Every Video Game Trading Sequence

Every Video Game Trading Sequence

Every Video Game Trading Sequence

by Steve Napierski to Comics

This is so true. Whenever there’s a merchant or peddler in a video game that no longer has anything I need, they might as well cease to exist.

Here’s a better idea using a traditional JRPG as an example. What if the quality of items found in a game were not determined by how far through your quest you are, but combination of time and the town’s economical status?

Let’s say you start off in a wealthy town. Sure, the weapons and armor are not going to initially be OP, but this is an influential place we’re talking about. The longer you play the game, the better options they should have to offer. Same said, if you plow through the game rather quickly, the places closest to the end game might not have the quality of goods you would expect just because they haven’t been introduced yet. Or if the towns further along are poorer, they might never receive better options at all.

I think it’s an interesting concept.

source: LOLDWELL.com

Discussion (7)¬

  1. Seth
    Seth says:
    April 25, 2014 at 7:37 pm #

    “Sure, the weapons and armor are not going to initially be OP”
    Why not? It’s not like the world was waiting for you to come along to start manufacturing arms (okay, it usually is like that, but it makes no sense). You just won’t be able to afford anything OP initially. The Last Remnant did a good job of making that work. Different stores have different inventories, and in larger cities, there might be multiple weapon shops, or multiple item shops, giving the impression of a free market. There are powerful items here, there, and everywhere (mixed in with the basics), but they’re not cheap. Specialty items become available as you sell trophies from random battle enemies, and for OP equipment, you need to use the (fairly convoluted) crafting system.

    • Alexander
      Alexander says:
      April 26, 2014 at 7:10 am #

      Makes perfect sense to me. Or at least it DOES in the RPG’s where the entire world has literally only experienced evil ONE time before the “chosen hero” arrives. (I guess evil only truly comes from humans….)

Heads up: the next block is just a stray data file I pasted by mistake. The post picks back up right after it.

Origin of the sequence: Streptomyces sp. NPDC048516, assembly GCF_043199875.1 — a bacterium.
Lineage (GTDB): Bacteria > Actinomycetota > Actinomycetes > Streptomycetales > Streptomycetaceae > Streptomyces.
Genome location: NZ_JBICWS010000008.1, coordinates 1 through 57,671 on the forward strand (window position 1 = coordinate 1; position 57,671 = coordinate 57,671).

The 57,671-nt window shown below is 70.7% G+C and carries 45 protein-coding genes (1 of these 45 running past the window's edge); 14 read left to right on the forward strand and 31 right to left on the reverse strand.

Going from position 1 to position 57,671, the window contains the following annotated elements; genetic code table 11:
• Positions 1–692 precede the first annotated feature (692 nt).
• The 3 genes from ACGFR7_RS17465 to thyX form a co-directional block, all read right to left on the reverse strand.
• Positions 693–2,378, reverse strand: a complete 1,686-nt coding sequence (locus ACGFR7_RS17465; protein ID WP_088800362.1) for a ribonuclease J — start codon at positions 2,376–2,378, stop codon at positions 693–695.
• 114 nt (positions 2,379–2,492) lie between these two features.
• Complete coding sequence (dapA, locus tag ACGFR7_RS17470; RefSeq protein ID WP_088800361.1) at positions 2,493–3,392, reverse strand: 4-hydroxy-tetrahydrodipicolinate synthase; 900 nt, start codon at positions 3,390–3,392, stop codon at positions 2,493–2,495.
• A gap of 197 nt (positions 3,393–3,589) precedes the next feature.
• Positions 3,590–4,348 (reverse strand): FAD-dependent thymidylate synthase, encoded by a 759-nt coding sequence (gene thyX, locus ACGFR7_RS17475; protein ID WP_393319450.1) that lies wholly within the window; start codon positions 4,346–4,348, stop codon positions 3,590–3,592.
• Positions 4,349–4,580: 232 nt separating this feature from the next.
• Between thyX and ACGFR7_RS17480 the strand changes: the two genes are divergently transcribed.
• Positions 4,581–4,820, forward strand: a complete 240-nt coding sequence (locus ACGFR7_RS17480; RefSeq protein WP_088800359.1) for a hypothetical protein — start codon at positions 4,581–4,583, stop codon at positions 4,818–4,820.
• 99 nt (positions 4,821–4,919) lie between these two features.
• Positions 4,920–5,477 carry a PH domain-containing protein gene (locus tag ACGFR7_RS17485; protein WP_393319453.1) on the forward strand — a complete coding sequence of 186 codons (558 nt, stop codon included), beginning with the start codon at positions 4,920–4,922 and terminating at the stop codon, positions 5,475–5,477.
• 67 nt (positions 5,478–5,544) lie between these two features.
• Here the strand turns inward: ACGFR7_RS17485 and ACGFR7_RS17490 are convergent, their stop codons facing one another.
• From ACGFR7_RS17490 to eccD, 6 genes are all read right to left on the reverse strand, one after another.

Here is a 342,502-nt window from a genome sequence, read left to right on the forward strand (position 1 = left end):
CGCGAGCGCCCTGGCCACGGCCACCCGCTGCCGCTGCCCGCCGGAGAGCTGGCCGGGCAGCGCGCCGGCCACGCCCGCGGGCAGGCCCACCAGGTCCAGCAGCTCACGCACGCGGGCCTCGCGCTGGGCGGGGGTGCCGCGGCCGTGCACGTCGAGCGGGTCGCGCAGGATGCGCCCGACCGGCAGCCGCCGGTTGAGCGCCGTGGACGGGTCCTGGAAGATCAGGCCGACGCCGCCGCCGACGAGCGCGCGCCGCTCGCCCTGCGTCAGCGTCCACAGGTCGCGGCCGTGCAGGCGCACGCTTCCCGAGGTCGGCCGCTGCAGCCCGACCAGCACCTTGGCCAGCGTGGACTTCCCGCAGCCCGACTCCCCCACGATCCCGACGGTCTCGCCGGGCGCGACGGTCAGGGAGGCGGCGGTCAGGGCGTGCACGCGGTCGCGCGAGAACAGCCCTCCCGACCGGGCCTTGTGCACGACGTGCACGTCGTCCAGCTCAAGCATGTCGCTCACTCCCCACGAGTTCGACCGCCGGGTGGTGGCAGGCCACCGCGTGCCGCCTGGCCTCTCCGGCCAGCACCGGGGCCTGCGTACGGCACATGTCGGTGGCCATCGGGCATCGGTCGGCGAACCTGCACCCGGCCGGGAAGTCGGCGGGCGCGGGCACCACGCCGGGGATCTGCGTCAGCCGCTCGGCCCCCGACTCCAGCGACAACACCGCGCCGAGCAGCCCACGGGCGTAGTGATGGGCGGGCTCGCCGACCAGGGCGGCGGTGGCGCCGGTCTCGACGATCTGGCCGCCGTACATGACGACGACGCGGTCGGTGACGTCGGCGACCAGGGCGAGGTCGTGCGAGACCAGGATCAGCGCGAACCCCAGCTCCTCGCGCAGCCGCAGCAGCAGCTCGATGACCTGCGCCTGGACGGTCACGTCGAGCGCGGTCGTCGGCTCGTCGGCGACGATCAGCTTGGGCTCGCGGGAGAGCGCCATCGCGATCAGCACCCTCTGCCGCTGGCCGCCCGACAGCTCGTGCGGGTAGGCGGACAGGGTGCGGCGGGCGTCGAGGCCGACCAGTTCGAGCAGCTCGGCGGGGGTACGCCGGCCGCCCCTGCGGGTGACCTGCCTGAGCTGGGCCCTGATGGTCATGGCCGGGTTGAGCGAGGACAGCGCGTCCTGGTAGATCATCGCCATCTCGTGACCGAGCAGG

In most RPG’s, towns really should have EVERY weapon in the game available right at the start….or at least in their inventory. Maybe they just don’t show you the OP equipment at the beginning because they want you to prove yourself worthy first :P Or maybe there are laws limiting who can sell what weapon at what time in what city. Or maybe that weaponsmith in the rich city at the beginning opened his shop up only yesterday and just hasn’t had enough business yet to catch up with the city’s economy.

      I think the issue here is less “why are the towns waiting until you are born to start creating weapons?” and more “Why is evil waiting until you’re born before trying to destroy the universe?” Seems to me like the best way to destroy the universe is to destroy it BEFORE anyone who can stop you starts existing.

  2. Sigurther
    Sigurther says:
    April 26, 2014 at 7:19 am #

    Or games in which you can kill the vendors. “Oh, you have nothing more I want and will get no more money to buy my worthless crap? Heh. Time to meet Mister Swordy.” There used to be an Astrologer in Welmar’s Castle in DikuMUD that would sell good healing vials. You could buy until your inventory was full, or fill a nearby lockable room with them…. And then kill him and get your money back. So long as you saved one healing vial, you could come back later, give the newly respawned Astrologer one, rinse, repeat. What a racket. Sadly, these healing vials were unusually heavy, so you were limited in how many you could carry.

  3. TheyCallMeTomu
    TheyCallMeTomu says:
    April 26, 2014 at 1:41 pm #

    I’ve never much liked the idea of buying from vendors anyway.

    And let’s be realistic: the best weapons are usually item drops anyway.

  4. Tokoshoran
    Tokoshoran says:
    April 26, 2014 at 2:11 pm #

    A better way to play it would be you could fund the shops to directly influence their funding, but their funding would naturally fluctuate based on the town’s location. More funding means better equipment, waste all your gold on junk just to make them get better stuff.

    Star Ocean: Till The End of Time actually has an invention system. The player is able to invent goods and get shops to start selling them, and the shops would have a limit on how much they have in stock, but other inventors could just as easily invent stuff and you’d have to pay more because you don’t hold the rights to it. I simple saw things as what was invented beforehand is what you’re seeing in the shops.

  5. Sky Render
    Sky Render says:
    April 26, 2014 at 2:58 pm #

    I have actually seen games that let you buy extra-powerful equipment right away, as long as you can afford them. Tales of the Abyss does that with Chesedonia, though the initial price on said equipment is pretty absurd. But eventually the ultra-powerful equipment there goes down in price, until you reach the point in the game where you’re actually expected to have those weapons, at which point the price is competitive with the best merchants elsewhere in the world.

  6. anon
    anon says:
    April 26, 2014 at 4:50 pm #

    Try the Etrian Odyssey series. There’s only 1 town, and equipment is based on the materials you can gather from harvesting and/or killing monsters. So if you want the good stuff, you gotta kill the strong monsters in the game!